First Nation goes ‘charter’ over sole plane usage

  • Airline to begin scheduled services in October
  • US team begins audit, NCAA upbeat
Following maintenance of its airplane, First Nation Airways would for now conduct charter airline services until October when it plans to recommence scheduled flight services.
The Nigerian Civil Aviation Authority (NCAA) regulations stipulate usage of at least two aircraft for airlines. The regulatory can then give a waiver if one of the operator’s airplanes goes for checks or maintenance.
The NCAA would only give six months to operate sole airplane by scaling down the carrier’s schedules but restore it once the other airplane arrives.
In the case of First Nation, the six months grace elapsed last month, forcing the regulation to be applied to return the airline to online charter operations until it brings back the airplane that had gone out for checks.
Director-General of NCAA, Capt. Usman Muhtar made the disclosure to reporters when officials of the United States’ Federal Aviation Administration (FAA) came to the NCAA’s office to commence the audit of Nigeria’s aviation industry which could lead to Nigeria retaining its Aviation Category One status that was first awarded to the country in 2010 and retained in 2014.
Muhtar explained that the airline had downscale its operations from schedule operator to non-schedule, saying that the status would remain so until it improved its aircraft fleet to at least two and would have to meet the requirements for schedule services.
On the total N33.5 million sanctions imposed on the airline some few months ago for safety negligence, Usman noted that the authority would work with the 
airline to ensure the penalty was paid.
He, however, said that the essence of sanctioning any operator or organisation was not punitive, but to serve as a corrective measure to prevent recurrence.
He said: “Yes, they use one aircraft and they were on schedule services, but the present status now is that the certificate of the airworthiness of the status has been changed to non-schedule service, which is charter service. So, they are no longer into schedule service until they are able to meet the requirement for scheduled service.
“I will still reconfirm to you that whatever sanction we impose on any operator it’s in-line with Civil Regulation and it’s not punitive, but corrective. First Nation was sanctioned, they appealed, the appeal, which was upheld. So, we are still working with them to pay the sanction. We don’t want to cripple any operations. If it is safety related, we will not waste time, but the payment is being worked out now.”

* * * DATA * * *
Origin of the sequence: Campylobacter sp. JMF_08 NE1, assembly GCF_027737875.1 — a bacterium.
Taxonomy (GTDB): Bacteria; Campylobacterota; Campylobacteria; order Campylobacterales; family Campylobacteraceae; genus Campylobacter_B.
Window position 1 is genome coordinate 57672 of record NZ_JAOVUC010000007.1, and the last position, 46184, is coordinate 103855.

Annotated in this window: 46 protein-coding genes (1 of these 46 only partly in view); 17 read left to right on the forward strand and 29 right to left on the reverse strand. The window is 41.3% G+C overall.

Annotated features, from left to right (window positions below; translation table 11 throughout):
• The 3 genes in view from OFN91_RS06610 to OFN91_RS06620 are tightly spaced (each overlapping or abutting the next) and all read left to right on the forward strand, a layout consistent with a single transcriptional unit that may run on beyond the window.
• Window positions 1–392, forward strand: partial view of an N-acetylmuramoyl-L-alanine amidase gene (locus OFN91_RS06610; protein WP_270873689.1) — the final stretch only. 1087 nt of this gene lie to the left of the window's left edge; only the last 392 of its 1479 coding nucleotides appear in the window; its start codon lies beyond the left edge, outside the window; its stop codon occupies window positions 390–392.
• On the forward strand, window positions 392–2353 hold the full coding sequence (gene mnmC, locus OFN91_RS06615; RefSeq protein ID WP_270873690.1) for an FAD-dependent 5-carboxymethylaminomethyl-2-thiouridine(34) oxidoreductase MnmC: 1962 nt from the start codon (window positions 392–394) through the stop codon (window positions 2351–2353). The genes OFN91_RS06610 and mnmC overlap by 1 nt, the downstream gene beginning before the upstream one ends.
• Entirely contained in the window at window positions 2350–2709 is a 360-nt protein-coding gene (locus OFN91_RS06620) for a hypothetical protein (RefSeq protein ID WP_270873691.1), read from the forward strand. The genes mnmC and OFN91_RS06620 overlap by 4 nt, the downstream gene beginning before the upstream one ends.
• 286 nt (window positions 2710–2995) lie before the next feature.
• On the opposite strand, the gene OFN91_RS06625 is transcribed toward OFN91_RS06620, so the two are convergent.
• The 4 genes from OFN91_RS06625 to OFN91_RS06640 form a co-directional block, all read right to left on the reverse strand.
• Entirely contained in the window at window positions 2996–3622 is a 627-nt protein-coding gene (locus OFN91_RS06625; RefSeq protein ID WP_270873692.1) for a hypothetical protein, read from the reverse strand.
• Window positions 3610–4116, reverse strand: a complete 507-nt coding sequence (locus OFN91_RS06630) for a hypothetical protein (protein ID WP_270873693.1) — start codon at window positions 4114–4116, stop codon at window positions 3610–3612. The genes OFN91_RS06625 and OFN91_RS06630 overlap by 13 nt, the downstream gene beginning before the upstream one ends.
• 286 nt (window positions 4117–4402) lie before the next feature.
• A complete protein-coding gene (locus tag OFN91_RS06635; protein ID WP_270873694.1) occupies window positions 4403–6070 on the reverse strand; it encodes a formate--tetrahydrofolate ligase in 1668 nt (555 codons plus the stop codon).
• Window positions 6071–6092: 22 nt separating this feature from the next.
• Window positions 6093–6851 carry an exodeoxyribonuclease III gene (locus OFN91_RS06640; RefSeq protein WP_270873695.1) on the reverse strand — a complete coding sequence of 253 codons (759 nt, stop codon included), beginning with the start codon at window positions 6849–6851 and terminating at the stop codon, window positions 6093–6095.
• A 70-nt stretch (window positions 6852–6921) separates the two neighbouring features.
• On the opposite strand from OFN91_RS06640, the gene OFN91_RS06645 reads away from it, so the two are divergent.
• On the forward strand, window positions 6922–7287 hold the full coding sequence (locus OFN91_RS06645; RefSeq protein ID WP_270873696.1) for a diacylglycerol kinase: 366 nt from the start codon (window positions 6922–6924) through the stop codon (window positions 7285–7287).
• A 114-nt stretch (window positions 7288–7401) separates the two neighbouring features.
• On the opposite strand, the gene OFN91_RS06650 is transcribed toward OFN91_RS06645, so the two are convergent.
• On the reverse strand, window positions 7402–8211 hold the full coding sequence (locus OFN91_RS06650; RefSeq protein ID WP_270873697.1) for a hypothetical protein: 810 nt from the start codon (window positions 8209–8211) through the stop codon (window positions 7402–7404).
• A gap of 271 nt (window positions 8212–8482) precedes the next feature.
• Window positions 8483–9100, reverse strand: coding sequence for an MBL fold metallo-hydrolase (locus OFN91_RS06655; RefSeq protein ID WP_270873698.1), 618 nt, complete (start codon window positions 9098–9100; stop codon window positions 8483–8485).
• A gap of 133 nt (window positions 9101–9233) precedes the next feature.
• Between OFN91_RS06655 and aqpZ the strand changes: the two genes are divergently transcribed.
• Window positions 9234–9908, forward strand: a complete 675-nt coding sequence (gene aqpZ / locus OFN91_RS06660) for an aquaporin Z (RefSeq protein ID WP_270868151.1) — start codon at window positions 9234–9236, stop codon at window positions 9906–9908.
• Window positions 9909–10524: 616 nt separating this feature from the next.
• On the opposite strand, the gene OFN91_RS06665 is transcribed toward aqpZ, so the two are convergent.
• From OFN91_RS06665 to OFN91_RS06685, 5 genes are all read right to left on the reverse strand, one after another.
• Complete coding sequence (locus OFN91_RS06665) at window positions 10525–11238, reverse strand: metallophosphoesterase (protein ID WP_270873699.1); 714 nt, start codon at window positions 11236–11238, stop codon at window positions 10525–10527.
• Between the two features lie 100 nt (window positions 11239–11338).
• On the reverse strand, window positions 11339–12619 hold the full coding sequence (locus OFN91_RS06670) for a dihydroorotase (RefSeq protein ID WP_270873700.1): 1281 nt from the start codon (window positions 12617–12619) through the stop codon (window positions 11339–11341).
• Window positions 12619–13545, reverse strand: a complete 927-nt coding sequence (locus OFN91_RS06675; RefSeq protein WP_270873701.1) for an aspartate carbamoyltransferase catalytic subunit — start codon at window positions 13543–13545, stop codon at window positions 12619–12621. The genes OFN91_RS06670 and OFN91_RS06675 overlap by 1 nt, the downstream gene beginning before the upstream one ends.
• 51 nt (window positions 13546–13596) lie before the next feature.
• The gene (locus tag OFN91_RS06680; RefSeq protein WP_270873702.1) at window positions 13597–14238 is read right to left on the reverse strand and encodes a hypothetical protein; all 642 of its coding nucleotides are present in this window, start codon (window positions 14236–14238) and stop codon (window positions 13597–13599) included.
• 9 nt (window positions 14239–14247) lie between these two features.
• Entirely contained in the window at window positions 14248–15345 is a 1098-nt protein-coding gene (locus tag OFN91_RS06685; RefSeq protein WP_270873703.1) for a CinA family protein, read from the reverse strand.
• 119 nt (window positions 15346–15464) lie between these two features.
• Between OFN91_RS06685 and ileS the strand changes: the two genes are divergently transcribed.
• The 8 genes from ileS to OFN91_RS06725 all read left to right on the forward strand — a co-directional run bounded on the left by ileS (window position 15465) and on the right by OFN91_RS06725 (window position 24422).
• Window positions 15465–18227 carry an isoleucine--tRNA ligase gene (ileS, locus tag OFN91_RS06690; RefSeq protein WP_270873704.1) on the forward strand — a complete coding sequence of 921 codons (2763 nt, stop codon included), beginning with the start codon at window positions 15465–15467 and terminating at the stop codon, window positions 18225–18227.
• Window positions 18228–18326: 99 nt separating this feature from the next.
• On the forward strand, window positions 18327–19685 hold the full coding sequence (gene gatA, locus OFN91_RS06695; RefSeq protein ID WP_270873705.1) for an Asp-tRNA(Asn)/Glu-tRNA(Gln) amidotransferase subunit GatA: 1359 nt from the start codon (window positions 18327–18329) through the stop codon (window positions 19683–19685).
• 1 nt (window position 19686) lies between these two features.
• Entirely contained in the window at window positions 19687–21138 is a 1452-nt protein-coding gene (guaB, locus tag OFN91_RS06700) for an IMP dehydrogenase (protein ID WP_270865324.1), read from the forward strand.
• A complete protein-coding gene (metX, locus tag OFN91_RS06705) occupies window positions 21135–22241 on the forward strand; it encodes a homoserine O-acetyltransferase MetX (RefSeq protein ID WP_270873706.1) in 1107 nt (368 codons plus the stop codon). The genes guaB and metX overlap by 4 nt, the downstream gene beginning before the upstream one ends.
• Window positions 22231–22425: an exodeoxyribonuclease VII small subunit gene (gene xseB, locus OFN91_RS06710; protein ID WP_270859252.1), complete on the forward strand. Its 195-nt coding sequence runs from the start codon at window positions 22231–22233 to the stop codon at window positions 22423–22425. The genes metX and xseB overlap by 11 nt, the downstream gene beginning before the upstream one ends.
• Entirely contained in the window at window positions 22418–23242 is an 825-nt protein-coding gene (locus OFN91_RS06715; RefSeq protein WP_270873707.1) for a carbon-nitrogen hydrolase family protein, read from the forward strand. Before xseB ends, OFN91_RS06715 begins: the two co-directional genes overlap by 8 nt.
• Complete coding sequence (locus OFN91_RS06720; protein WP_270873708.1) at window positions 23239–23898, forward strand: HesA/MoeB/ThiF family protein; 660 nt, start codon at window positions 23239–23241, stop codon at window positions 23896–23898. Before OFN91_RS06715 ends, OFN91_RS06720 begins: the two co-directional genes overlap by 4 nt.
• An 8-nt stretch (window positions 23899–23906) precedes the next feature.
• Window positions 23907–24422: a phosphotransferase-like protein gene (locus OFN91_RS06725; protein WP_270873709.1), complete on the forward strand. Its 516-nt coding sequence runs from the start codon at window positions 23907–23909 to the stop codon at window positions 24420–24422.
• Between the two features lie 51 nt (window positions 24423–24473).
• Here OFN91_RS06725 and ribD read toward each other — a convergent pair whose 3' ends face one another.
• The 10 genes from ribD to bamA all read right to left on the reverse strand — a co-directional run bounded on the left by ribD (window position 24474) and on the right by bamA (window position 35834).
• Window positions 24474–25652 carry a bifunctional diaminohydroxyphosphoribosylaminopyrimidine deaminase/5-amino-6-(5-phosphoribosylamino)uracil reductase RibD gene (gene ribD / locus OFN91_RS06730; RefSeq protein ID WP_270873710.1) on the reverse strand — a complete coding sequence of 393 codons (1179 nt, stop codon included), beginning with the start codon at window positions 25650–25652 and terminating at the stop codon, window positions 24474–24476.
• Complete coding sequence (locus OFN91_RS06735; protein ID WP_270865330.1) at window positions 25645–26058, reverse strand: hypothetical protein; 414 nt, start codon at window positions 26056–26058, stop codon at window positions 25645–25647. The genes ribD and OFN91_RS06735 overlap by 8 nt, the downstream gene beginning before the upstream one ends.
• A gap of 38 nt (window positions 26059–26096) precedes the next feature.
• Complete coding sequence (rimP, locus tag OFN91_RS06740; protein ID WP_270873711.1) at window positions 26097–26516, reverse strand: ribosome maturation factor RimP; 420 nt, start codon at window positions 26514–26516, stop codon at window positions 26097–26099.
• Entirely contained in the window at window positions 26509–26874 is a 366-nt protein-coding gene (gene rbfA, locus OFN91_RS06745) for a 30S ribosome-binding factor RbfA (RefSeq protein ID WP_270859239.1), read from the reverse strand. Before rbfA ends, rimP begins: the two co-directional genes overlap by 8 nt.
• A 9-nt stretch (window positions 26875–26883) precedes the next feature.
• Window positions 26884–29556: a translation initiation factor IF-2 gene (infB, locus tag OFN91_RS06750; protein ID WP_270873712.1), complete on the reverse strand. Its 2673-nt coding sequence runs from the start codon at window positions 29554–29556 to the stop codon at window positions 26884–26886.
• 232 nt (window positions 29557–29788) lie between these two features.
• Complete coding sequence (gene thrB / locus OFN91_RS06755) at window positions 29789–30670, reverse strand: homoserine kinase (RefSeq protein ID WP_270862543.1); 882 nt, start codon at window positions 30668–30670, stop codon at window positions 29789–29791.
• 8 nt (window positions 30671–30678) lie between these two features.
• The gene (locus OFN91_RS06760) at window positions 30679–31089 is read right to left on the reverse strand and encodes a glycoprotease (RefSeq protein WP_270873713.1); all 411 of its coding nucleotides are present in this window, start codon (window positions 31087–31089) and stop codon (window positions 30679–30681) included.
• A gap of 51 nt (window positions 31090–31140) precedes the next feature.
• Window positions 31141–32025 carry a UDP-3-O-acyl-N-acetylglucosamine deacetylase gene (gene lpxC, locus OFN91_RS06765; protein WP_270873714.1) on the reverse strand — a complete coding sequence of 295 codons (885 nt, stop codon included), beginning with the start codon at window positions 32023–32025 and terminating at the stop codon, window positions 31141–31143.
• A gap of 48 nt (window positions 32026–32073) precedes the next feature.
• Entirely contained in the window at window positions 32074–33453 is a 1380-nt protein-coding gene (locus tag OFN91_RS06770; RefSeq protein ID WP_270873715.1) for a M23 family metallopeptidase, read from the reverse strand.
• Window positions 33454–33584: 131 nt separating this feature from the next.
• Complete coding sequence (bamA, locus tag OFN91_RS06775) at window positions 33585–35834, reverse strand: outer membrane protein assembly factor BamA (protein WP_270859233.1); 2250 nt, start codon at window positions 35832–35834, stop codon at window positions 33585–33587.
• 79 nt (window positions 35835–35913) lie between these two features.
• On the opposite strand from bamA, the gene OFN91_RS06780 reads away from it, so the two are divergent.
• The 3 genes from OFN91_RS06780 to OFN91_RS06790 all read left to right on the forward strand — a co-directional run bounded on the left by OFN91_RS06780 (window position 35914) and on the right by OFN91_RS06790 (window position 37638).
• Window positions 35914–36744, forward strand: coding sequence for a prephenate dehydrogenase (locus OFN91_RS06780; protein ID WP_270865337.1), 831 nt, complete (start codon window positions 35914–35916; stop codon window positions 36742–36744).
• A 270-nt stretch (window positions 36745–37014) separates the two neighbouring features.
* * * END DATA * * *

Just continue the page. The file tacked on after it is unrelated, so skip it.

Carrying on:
On the visit of the FAA team, Usman expressed optimism that the country would once again scale the hurdle, stressing that the regulatory agency was prepared to retain the Category One Status it attained in 2010.
He recalled that Nigeria attained the new status in 2010 and retained it in 2014 after a comprehensive audit of the industry.
He explained that the FAA team would focus its audit on Personnel Licensing, International Operations and Airworthiness, which he assured that the agency was fully prepared for.
He stressed that the FAA team would be in the country for the next five days after which they would make their observations known through a report that would be sent to the authority after the exercise.
He said, “NCAA has done a lot in the areas that we are expected to cover and not only for this audit, in our statutory responsibilities; safety, aviation security and also regulations. We have the new civil aviation bill, which is on its way to the National Assembly.
“The bill is to enhance the current Act of 2006 and it’s supposed to be in line with the new annexes of the International Civil Aviation Organisation (ICAO) Convention. We also amended our regulation, which is 2015 Civil Aviation Regulation”.
Re-organisation has also been going on to make sure the organisation continues to discharge its responsibilities as it should be, which is to be in line with ICAO. We want to continue to attract and retain qualified personnel in the industry in sufficient numbers to make sure we carry out the safety as required by ICAO.
“In the area of enforcement and compliance, we have done a lot. We make sure that our regulations, which are mainly safety, are enforced. Our sanctions are not supposed to be punitive, but corrective. We have been sanctioning where we need to sanction in order to correct and instil safety in the system and even security. We thank God in the last two years we never had any major accident. There is zero tolerance in accident at NCAA.”
The FAA team is led by Mr. Louis Avrez, International Technical Support, William Amoz, Aviation Safety Inspector, Benjamin Garrido, Frontline Manager, Airworthiness and L.P. Vanstory Ill, International Affairs.   
Wole Shadare